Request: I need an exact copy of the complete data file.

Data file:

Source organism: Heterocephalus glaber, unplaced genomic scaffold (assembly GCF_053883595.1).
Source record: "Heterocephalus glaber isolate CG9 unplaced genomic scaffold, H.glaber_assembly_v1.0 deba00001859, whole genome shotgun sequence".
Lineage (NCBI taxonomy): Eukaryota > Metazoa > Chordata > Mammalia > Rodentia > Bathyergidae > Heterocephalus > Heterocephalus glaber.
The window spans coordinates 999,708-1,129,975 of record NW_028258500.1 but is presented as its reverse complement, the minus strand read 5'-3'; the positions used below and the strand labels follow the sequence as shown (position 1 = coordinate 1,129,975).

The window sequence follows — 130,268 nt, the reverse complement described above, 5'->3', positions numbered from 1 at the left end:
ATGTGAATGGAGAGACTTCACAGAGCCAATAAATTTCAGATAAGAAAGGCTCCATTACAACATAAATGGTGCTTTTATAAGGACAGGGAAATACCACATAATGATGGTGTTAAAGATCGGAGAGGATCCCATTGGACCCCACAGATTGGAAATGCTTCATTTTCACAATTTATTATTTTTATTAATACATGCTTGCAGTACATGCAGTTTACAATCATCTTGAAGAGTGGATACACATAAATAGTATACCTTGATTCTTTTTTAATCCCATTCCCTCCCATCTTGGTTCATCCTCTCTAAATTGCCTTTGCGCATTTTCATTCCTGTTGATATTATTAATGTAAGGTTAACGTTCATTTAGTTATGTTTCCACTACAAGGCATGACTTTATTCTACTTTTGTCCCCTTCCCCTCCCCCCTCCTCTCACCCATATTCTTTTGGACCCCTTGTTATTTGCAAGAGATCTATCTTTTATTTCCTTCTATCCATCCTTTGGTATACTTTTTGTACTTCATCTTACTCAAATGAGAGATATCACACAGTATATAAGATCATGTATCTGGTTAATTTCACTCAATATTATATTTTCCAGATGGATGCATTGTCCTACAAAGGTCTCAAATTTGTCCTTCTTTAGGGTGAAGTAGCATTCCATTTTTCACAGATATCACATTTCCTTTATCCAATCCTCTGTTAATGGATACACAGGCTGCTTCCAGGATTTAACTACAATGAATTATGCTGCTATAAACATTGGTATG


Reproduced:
Source organism: Heterocephalus glaber, unplaced genomic scaffold (assembly GCF_053883595.1).
Source record: "Heterocephalus glaber isolate CG9 unplaced genomic scaffold, H.glaber_assembly_v1.0 deba00001859, whole genome shotgun sequence".
Lineage (NCBI taxonomy): Eukaryota > Metazoa > Chordata > Mammalia > Rodentia > Bathyergidae > Heterocephalus > Heterocephalus glaber.
The window spans coordinates 999,708-1,129,975 of record NW_028258500.1 but is presented as its reverse complement, the minus strand read 5'-3'; the positions used below and the strand labels follow the sequence as shown (position 1 = coordinate 1,129,975).

The window sequence follows — 130,268 nt, the reverse complement described above, 5'->3', positions numbered from 1 at the left end:
ATGTGAATGGAGAGACTTCACAGAGCCAATAAATTTCAGATAAGAAAGGCTCCATTACAACATAAATGGTGCTTTTATAAGGACAGGGAAATACCACATAATGATGGTGTTAAAGATCGGAGAGGATCCCATTGGACCCCACAGATTGGAAATGCTTCATTTTCACAATTTATTATTTTTATTAATACATGCTTGCAGTACATGCAGTTTACAATCATCTTGAAGAGTGGATACACATAAATAGTATACCTTGATTCTTTTTTAATCCCATTCCCTCCCATCTTGGTTCATCCTCTCTAAATTGCCTTTGCGCATTTTCATTCCTGTTGATATTATTAATGTAAGGTTAACGTTCATTTAGTTATGTTTCCACTACAAGGCATGACTTTATTCTACTTTTGTCCCCTTCCCCTCCCCCCTCCTCTCACCCATATTCTTTTGGACCCCTTGTTATTTGCAAGAGATCTATCTTTTATTTCCTTCTATCCATCCTTTGGTATACTTTTTGTACTTCATCTTACTCAAATGAGAGATATCACACAGTATATAAGATCATGTATCTGGTTAATTTCACTCAATATTATATTTTCCAGATGGATGCATTGTCCTACAAAGGTCTCAAATTTGTCCTTCTTTAGGGTGAAGTAGCATTCCATTTTTCACAGATATCACATTTCCTTTATCCAATCCTCTGTTAATGGATACACAGGCTGCTTCCAGGATTTAACTACAATGAATTATGCTGCTATAAACATTGGTATG